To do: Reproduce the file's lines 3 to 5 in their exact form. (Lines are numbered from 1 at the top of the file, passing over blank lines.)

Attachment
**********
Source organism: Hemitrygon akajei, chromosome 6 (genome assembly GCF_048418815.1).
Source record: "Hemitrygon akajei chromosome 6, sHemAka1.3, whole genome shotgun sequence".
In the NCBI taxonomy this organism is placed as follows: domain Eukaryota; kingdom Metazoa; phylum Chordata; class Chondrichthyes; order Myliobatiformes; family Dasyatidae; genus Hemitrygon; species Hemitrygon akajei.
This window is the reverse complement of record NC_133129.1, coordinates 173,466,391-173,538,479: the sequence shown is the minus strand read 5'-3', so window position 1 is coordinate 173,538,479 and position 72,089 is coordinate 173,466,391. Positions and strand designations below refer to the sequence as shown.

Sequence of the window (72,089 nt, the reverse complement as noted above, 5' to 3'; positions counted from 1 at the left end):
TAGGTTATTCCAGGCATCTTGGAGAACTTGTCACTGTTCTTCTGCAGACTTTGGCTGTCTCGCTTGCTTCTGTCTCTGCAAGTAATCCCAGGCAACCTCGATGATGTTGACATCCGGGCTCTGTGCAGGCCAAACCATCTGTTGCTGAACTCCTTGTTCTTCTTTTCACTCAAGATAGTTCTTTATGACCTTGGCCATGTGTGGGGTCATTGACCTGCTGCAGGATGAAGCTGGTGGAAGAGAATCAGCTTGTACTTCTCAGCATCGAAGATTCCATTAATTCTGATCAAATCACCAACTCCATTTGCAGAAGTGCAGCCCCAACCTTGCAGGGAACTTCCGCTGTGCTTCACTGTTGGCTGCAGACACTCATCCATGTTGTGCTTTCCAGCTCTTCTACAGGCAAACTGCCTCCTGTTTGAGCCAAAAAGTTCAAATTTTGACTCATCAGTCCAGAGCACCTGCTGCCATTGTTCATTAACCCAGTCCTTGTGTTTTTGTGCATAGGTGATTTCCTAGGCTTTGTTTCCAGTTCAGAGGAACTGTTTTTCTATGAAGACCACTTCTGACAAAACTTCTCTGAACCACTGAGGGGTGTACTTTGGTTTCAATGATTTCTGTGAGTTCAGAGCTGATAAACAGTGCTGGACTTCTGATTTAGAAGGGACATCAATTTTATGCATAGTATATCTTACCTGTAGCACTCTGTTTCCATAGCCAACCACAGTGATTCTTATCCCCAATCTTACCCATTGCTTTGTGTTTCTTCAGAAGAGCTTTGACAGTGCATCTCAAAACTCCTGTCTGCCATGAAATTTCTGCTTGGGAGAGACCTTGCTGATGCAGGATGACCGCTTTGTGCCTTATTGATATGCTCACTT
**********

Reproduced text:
In the NCBI taxonomy this organism is placed as follows: domain Eukaryota; kingdom Metazoa; phylum Chordata; class Chondrichthyes; order Myliobatiformes; family Dasyatidae; genus Hemitrygon; species Hemitrygon akajei.
This window is the reverse complement of record NC_133129.1, coordinates 173,466,391-173,538,479: the sequence shown is the minus strand read 5'-3', so window position 1 is coordinate 173,538,479 and position 72,089 is coordinate 173,466,391. Positions and strand designations below refer to the sequence as shown.

Sequence of the window (72,089 nt, the reverse complement as noted above, 5' to 3'; positions counted from 1 at the left end):